By Olga Hernandez
It’s finally May again! The flowers are blooming, and vibrant colors are filling the fields. We’re finally over the cold, snowy winter and hopefully almost back to pre-COVID. Mother’s Day is around the corner, which for some of us is amazing, but for others, it’s another hard day. Though it can be hard, this month brings a lot of beautiful memories, memories that live in our hearts forever.
I remember when I was young, my mother, my sisters and I use to drive downtown for a coffee – a more than 20-minute drive from the countryside to the nearest coffee shop in town. My mother was and still is a coffee lover. She may not know a lot of English, but she sure knows how to say, “Iced coffee with a little bit of ice, please.”
The drive to town was the best part. We lived in West Valley, which at that time was not much more than fields of apples and a house every couple of miles. On our way to town, we would hold out our hands and let the wind run through our fingers. Generally, we would go out early in the morning, so we could smell the morning breeze, which was a mixture of dirt and hay.
During our drive, we would talk about how school was going for each of us and share a couple of stories. This was our bonding time without the boys. My mother would tell us different stories about her childhood and how she was raised.
There was one story that stuck with me forever and became a tradition for our family to this day. My mother told us that when she was a little girl, she and her sisters always used to give my grandma flowers for Mother’s Day. It did not matter if it was from their garden or bought from a store. She told us that this always made my grandma’s day, and most of the time, they did not have to do so many chores, which, to be honest, I think is the biggest reason they did it.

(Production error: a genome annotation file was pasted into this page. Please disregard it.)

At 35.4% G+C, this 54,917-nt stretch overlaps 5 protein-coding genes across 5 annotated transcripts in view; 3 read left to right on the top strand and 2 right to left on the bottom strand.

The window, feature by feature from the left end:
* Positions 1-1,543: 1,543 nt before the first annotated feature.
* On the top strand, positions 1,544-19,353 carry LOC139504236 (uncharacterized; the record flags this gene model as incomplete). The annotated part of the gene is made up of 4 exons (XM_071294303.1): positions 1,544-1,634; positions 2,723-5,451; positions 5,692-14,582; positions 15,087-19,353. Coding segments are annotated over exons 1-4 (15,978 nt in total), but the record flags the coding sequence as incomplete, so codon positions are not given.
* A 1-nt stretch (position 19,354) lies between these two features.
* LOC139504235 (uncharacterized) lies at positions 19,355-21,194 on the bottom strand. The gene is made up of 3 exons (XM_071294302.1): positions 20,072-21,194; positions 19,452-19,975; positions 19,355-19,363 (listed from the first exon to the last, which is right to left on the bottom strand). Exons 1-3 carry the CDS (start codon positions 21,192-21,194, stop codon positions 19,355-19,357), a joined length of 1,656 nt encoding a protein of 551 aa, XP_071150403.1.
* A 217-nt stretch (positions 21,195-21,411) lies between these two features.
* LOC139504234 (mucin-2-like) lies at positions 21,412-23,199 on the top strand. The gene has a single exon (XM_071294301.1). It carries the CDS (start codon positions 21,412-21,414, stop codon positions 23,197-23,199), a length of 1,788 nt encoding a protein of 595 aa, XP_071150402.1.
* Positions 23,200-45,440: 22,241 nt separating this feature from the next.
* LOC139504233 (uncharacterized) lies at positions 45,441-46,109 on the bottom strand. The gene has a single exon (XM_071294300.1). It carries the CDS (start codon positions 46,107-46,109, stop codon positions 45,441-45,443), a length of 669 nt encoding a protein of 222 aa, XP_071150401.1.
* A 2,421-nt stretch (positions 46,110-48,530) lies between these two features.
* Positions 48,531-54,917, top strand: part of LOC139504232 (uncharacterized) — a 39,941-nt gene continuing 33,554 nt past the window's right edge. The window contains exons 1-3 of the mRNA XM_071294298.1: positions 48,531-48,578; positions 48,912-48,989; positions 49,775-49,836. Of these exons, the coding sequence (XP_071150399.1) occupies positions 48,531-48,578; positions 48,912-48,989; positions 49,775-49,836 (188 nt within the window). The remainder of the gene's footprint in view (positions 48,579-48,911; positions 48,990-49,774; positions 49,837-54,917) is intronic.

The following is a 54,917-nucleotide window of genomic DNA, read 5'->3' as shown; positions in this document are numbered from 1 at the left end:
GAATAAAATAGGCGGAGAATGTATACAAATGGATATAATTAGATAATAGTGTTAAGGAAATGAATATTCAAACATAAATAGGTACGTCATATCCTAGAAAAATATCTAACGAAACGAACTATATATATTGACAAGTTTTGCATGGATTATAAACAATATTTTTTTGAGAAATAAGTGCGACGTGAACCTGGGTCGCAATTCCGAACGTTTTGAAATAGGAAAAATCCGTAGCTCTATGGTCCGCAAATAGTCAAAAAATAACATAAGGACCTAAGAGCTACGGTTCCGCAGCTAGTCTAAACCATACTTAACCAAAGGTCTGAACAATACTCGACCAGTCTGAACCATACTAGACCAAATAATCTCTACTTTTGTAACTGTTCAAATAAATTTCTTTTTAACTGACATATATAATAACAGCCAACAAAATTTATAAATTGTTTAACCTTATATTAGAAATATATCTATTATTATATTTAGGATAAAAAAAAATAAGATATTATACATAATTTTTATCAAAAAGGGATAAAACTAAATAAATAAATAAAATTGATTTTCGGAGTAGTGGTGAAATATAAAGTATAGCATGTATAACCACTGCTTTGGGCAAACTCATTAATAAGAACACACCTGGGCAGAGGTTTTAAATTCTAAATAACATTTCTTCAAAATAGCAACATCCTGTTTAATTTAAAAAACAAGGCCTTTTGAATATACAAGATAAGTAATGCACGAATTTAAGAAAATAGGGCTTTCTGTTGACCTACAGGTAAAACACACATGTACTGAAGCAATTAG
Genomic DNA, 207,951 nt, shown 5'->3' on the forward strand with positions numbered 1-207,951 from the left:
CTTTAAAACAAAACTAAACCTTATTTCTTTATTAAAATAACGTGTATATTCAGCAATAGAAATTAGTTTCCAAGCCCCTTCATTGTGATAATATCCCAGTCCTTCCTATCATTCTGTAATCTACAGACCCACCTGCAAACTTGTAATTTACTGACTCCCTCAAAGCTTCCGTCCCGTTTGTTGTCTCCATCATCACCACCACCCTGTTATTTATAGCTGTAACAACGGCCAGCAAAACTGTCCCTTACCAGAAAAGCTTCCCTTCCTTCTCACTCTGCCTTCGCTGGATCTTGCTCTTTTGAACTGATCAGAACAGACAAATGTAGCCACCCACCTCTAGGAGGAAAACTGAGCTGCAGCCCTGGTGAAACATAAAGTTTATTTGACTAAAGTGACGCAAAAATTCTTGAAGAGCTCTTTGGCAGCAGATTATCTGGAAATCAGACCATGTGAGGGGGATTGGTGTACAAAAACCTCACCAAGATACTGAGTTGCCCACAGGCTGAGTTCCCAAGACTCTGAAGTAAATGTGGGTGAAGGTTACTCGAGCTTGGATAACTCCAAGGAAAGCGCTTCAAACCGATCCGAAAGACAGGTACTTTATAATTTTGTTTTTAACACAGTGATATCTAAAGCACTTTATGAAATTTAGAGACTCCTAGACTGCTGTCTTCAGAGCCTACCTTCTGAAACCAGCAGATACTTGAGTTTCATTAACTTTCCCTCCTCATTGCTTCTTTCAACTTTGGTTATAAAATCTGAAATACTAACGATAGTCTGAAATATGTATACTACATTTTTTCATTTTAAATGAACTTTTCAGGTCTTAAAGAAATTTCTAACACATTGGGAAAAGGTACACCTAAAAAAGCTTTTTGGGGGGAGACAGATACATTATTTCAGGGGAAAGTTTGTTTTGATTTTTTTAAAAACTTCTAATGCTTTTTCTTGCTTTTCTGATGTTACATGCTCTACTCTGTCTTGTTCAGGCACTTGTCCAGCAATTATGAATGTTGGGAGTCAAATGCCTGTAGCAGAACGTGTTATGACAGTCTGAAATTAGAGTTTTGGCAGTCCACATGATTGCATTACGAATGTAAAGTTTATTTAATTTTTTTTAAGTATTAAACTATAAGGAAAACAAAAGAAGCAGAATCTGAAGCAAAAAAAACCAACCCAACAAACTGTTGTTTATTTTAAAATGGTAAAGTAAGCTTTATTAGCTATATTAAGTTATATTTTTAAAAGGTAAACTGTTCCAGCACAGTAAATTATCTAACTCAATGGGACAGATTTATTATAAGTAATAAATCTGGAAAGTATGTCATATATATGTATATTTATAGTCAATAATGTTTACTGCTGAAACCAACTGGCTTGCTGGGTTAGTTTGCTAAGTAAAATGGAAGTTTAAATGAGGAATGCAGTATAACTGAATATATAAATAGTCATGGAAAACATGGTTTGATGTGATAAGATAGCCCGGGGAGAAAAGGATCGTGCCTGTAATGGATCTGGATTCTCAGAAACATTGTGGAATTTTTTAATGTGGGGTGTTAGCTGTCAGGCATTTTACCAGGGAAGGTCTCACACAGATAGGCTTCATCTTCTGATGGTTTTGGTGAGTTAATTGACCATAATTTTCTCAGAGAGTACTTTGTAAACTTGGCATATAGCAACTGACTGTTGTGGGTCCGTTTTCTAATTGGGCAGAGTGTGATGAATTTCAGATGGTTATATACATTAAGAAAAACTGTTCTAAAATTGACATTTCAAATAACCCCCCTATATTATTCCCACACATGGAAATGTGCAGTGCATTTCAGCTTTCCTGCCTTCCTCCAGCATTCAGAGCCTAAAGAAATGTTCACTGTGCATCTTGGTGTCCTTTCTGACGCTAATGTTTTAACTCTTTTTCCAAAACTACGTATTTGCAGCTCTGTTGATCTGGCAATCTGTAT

As they got older, my mother said that receiving flowers became more meaningful. My mother would say, “Once you become a parent, you realize how important your mother is if you did not know before. It makes you appreciate everything she taught you as a child and cherish every moment you have with her.”
My mother says the smile on my grandma’s face each time made it the best part. We continue to give my grandmother and mother flowers every Mother’s Day. Even when the pandemic happened, we found ways to make it possible. To sum it up, it was a ding-dong ditch type of experience.
Now that my sisters and I are all mothers, I can’t emphasize enough how much those long drives in the car, the long conversations and just the time we’d get to spend with my mother means to me. It has helped us construct who we are and made us better.
We have kept the tradition of the drives as well. Now I’m the mom who loves coffee and can’t function without it. Oh! How the roles have changed.
Through these tough times or anytime at all, it’s good to refer to our “Your Emotional Health” presentation through Health AllianceTM that can give tips to help with emotional health as it, too, is important.
If you would like to schedule a Health Alliance presentation or see a full list of our educational program offerings, please contact your local community liaison.
Olga Hernandez is a Community Liaison for Health Alliance Northwest, serving Yakima County. Born and raised in the Yakima Valley, she enjoys fishing alongside her husband and three wonderful children, as well as traveling to at least one new place every year.
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